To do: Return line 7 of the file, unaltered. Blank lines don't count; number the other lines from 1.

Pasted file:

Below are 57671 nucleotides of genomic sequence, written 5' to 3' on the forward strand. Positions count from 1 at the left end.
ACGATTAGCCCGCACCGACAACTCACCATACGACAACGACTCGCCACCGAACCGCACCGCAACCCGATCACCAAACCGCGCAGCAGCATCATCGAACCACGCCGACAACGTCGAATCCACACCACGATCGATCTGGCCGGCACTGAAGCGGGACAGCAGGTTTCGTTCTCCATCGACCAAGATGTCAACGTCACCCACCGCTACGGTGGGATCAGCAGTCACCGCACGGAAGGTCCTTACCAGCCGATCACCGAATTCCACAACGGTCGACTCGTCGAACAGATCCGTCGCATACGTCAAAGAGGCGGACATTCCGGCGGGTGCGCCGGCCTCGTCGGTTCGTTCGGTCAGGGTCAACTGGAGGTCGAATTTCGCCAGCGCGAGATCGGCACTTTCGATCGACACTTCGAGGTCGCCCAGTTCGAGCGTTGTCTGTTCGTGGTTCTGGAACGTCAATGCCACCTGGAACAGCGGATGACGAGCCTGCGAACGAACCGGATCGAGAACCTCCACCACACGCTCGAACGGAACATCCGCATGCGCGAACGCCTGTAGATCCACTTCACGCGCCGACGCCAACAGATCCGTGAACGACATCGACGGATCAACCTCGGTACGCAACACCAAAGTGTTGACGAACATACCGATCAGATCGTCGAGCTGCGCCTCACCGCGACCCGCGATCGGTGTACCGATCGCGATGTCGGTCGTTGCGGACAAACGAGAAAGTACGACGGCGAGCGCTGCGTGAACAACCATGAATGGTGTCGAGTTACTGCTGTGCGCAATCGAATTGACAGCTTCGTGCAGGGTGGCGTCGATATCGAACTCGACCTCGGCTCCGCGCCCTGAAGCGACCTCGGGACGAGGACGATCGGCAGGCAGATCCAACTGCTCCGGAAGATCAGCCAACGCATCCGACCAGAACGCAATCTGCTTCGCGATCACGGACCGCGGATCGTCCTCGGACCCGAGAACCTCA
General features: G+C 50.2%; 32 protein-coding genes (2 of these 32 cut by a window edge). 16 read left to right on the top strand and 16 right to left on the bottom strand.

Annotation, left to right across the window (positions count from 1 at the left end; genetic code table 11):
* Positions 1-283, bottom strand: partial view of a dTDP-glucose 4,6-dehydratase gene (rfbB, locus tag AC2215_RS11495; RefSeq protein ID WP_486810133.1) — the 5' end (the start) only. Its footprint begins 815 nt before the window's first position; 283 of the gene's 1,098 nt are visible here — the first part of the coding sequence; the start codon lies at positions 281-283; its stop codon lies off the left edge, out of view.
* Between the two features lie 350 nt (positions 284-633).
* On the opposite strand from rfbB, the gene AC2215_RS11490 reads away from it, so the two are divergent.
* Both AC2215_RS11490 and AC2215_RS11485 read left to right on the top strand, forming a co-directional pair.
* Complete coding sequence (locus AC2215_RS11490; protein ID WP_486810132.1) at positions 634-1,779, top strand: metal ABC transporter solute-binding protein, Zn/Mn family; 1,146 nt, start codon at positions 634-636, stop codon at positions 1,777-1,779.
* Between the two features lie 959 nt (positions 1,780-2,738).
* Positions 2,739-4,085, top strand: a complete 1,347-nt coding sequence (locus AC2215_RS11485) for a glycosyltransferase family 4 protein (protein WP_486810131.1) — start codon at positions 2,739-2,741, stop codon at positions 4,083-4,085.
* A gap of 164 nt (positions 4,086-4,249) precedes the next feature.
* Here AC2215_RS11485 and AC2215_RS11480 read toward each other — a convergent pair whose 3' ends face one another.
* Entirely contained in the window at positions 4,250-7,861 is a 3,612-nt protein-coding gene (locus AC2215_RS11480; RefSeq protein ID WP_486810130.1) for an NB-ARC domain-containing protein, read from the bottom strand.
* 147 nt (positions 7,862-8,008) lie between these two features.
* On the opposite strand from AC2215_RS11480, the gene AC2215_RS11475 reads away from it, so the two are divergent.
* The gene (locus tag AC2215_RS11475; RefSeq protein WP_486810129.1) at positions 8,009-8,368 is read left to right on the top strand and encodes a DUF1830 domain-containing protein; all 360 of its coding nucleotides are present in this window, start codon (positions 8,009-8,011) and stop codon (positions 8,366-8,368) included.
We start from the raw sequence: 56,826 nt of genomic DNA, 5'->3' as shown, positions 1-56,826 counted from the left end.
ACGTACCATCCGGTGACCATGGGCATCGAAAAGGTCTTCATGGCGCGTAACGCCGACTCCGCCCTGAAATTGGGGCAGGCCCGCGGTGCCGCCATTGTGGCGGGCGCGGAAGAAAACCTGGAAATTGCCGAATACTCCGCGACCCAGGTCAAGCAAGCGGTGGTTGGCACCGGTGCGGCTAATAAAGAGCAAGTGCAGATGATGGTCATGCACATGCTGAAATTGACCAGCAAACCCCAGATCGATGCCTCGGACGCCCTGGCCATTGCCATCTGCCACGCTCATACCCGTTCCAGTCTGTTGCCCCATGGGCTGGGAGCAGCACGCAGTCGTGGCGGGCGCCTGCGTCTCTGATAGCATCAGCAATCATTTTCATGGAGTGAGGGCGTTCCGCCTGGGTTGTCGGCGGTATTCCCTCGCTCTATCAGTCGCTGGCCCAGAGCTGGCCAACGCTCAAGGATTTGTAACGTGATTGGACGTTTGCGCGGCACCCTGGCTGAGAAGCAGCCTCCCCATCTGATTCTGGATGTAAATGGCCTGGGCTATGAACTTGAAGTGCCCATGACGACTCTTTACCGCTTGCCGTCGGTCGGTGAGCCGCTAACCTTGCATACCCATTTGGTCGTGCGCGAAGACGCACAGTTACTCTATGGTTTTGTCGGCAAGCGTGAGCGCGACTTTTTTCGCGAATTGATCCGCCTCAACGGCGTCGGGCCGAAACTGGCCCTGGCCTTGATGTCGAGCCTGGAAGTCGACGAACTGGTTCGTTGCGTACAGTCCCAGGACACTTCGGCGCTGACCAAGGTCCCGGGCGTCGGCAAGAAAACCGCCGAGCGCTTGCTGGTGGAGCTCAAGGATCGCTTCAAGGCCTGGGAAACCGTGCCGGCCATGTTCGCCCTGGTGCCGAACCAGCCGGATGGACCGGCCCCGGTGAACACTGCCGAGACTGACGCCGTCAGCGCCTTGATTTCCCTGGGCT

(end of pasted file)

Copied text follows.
* On the opposite strand from rfbB, the gene AC2215_RS11490 reads away from it, so the two are divergent.